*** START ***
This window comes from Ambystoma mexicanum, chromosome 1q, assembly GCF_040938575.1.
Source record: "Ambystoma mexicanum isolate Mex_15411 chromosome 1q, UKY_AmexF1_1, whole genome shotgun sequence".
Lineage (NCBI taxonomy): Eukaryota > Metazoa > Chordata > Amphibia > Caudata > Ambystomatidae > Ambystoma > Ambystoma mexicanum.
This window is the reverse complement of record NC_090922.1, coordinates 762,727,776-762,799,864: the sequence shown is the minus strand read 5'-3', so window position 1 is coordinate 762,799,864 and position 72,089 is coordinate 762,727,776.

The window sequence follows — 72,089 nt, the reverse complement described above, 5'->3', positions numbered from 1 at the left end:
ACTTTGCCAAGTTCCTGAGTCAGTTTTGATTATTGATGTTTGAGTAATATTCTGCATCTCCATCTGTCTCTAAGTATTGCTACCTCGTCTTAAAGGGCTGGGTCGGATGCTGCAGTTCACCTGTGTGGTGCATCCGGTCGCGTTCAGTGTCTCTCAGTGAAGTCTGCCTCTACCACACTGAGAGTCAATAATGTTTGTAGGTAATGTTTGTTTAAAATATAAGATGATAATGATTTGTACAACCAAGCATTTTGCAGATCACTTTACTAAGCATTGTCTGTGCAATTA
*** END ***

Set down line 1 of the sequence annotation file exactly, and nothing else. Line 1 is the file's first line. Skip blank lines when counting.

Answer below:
This window comes from Ambystoma mexicanum, chromosome 1q, assembly GCF_040938575.1.